Marco Muzzo, drunk driver who was convicted of killing three children and their grandparents in northern Toronto in 2015, declined on Wednesday.
At the emotional password board meeting in Gravenhurst, Onta, where Muzzo is kept in Beaver Creek's minimum security prison, now a 32-year-old said he feels "terrible" for an accident.
The password board panel quickly denied its first parole appeal, setting in just 20 minutes that they "did not believe [Muzzo’s] the risk is manageable. "
Password board member Kevin Korkoran said in prisoners' hearing room: "We do not doubt your regret. It's clear that this is a very difficult issue that you could deal with."
I do not receive relief from this eternity and despair.– Jennifer Neville-lake, mother of children killed in an accident
Muzzo was sentenced to death for 10 years behind bars in March 2016 after he was convicted of four injured driving conditions, causing death on killing children of Lake Neville – Daniel, 9, Harrison, 5 and Milly, 2 – and their grandfather Gary Neville , 65 years old, four months before the Vaughan crash.
"I know what I'm experiencing, it's a pond of a fall compared to what they are experiencing," Muzzo told the commission to fight tears. "It's hard for me to forgive myself, I never want it happen."
Muzzo denies drinking alcohol
Muzzo has repeatedly denied that he had problems with excessive use of alcohol, despite the fact that he had made the blame for deteriorating at the time of the September 2015 crash.
According to a single case report, he was found to have a blood alcohol level almost three times the legitimate limit on Ontario.
Corcoran stressed that this is a serious matter.
"I find it difficult to look at the collision of 2015, in which four people were killed, alcohol was definitely a significant factor," he said in his decision.
"You spoil your progress, which may be different to you, underestimating your problem of substance abuse, if not abusive."
At a three-hour hearing Corcoran argued that Muzzo did not pay attention to his history of drinking alcohol when he chose to hide the heated 2012 incident in which he was accused of being poisoned by society outside the Vaughan strip club. The fee was later reduced.
Muzzo and a friend began to fight bouncers and threatened their lives after they were denied entry. Muzzo was arrested, Corcoran said in the board, and continued to be "militant" and tried to squeeze the windows while the cop was at the back of the cruiser.
"It's pretty extreme," Corcoran said, pointing out that interactions talk about history.
"I'm not dependent"
Earlier, Muzzo had informed the commission that he chose to stop participating in a 12-degree program with the assistance of Anonymous Alcoholics in prison and did not seek professional help without taking mental advice into the chapel.
"I firmly believe that I'm not dependent," said Muzzo.
Lynn Dubciak, his password, told the commission that Muzzo did not meet the prison conditions for drug use because he did not meet the requirements.
The Muzzo lawyer, Michael Mandelcorn, has offered conditions beyond 12 years of driving bans. This included drinking alcohol or visiting a licensed institution.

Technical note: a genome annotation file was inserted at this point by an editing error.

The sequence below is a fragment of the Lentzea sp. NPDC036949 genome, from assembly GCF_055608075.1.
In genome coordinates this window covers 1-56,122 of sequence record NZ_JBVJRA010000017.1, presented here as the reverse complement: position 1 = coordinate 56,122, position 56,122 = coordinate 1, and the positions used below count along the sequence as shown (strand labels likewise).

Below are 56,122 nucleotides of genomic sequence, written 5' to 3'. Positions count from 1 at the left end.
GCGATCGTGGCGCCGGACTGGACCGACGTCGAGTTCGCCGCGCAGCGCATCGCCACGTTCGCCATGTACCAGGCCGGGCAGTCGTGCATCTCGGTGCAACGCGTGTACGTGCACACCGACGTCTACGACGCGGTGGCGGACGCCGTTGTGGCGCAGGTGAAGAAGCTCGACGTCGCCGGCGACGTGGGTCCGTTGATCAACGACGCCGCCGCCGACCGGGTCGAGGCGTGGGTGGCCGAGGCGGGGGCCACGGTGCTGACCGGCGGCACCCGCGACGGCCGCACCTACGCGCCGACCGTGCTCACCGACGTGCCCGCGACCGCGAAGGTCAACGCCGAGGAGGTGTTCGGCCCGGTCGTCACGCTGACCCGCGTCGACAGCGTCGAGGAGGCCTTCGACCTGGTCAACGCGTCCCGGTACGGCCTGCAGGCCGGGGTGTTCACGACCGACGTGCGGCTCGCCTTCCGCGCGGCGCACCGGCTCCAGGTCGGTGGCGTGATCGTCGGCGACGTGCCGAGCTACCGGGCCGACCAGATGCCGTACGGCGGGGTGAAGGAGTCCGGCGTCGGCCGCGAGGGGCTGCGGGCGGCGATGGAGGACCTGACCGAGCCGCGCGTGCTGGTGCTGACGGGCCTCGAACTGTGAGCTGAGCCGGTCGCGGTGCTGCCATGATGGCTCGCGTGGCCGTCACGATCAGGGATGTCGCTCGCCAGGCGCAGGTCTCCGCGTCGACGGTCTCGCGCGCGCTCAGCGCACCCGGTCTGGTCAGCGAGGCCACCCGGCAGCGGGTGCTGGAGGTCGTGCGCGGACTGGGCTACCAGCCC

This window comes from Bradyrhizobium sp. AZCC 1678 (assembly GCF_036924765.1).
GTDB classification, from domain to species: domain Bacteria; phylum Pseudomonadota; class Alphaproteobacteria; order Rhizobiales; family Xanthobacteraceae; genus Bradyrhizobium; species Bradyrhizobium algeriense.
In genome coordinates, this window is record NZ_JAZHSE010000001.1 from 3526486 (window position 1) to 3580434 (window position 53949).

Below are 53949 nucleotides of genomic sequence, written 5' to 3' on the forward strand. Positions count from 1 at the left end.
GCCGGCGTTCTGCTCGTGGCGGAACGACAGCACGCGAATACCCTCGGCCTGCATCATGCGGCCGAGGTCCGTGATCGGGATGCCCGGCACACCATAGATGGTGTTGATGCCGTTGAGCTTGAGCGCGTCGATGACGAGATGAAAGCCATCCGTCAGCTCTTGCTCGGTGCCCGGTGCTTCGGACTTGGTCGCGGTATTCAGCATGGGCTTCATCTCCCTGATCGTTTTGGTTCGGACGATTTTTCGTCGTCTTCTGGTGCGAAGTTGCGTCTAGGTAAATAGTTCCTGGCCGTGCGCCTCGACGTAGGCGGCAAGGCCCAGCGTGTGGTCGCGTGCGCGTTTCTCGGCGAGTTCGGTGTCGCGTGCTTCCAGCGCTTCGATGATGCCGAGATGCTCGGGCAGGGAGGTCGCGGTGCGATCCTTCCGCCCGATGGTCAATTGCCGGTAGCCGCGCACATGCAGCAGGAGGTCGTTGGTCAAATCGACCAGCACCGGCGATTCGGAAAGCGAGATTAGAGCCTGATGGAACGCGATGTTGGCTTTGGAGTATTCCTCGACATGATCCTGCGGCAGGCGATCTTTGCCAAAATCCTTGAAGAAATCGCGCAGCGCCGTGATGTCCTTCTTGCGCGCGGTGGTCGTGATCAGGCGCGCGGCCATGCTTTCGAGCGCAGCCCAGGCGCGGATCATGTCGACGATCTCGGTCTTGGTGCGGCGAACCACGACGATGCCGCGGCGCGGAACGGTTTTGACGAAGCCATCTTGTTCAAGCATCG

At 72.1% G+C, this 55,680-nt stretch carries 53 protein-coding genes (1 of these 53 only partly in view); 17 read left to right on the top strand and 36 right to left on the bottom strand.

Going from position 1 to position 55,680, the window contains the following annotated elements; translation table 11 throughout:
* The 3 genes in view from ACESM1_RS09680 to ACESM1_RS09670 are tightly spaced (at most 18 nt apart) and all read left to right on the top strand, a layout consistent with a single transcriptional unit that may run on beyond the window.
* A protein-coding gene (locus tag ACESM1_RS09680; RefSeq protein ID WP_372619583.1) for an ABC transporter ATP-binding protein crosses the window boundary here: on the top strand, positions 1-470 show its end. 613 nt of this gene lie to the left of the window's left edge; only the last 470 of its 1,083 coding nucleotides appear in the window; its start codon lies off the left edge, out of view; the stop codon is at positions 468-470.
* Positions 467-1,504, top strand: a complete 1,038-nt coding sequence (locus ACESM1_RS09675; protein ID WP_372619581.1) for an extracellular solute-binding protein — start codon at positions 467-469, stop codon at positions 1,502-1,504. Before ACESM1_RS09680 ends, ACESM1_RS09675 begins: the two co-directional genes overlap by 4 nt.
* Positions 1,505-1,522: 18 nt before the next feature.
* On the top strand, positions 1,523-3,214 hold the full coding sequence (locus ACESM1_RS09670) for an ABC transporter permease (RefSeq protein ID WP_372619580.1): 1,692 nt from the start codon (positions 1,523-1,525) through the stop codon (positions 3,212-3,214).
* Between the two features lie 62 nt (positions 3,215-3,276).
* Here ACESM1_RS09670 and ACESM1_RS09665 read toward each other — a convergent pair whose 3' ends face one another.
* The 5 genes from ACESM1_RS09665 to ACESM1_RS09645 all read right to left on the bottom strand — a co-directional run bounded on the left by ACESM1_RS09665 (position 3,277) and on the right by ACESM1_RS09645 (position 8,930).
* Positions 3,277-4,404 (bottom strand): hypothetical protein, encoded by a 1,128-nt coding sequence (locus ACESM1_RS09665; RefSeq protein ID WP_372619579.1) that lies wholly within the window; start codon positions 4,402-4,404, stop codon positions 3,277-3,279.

"I should know better"
Muzzo, then 29, just returned home from his long-awaited half-way to Miami. He recognized four alcoholic beverages on a personal plane after dinner. "I felt good, but there was so little groginess," he said.
He lifted the Jeep Grand Cherokee from the Toronto Pearson International Airport car park and left for rural roads to their homes in Vaughan.
"I do not think that my decision at that moment was as good as possible," he told his colleague on Wednesday. "I should know better, but I took the opportunity."
Still, Muzzo's alcohol was not the only reason, a witness to the crash scene told the police that he was a glassy man.
He argued that the "shock" of how to see what he did to family members in Neville-Lake hit him.
"This is something that I can not forget," said Muzzo. He has been diagnosed with an average post-traumatic stress disorder.
"Life of poverty and despair"
Jennifer Neville Lake, the baby mother killed by Muzot, opened the hearing with a gut-inducing impostor statement saying, "I'm not getting a rebate from this tribulation of sorrow and despair."
Neville-Lake had urged Facebook supporters to write a letter to the board, pointing out how her family story had affected them.
Corcoran said that people had sent "significant" letters and more than 13,000 had signed an online request that was taken into account in the decision to refuse the password.
"I've done a terrible thing. I seized the family and I see why people are angry," Muzzo said on Wednesday.
Although Neville-Lake told reporters after the hearing, she was "a little surprised" at the outcome, she said she would not return her family.
"It does not change my case. I'm still going home in an empty house and looking at the urns," she said.
"There is no victory, no victory."
In two months, Muzzo can challenge today's decision. According to the Canadian Correctional Service, he may once again apply for a password and full leave. The National Password Board does not have to review its request for another five years, because he was responsible for the death of four people.
"I do not want to have more victims. I do not want any more tragedy," said Muzzo's board.
According to the 2017 Canadian Business Magazine, the Muzzo family, owned by Drywall, Marel Contractors, is one of the richest in Canada with a value of over $ 1.8 billion.
Muzzo became director of Marel Contractors, with projects throughout Toronto, including Liberty Village Village and Adelaide Hotel, formerly known as Trump International Hotel and Tower.